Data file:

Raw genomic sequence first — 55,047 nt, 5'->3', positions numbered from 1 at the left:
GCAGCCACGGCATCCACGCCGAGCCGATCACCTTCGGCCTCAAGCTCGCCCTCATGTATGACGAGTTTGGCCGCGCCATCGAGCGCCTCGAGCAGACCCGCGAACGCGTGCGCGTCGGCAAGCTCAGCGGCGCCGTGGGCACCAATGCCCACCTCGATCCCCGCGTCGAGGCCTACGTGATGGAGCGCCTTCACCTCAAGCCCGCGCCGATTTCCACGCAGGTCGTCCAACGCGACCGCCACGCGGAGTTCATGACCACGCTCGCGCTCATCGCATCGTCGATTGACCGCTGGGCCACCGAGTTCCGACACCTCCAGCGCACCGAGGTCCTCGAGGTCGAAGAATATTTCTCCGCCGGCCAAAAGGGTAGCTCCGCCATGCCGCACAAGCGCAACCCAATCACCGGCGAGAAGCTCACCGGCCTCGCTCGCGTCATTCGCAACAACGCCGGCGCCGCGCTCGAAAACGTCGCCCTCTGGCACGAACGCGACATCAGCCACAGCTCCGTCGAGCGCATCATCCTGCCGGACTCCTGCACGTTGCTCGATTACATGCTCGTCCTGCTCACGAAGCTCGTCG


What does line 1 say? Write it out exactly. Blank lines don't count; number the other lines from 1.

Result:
Raw genomic sequence first — 55,047 nt, 5'->3', positions numbered from 1 at the left: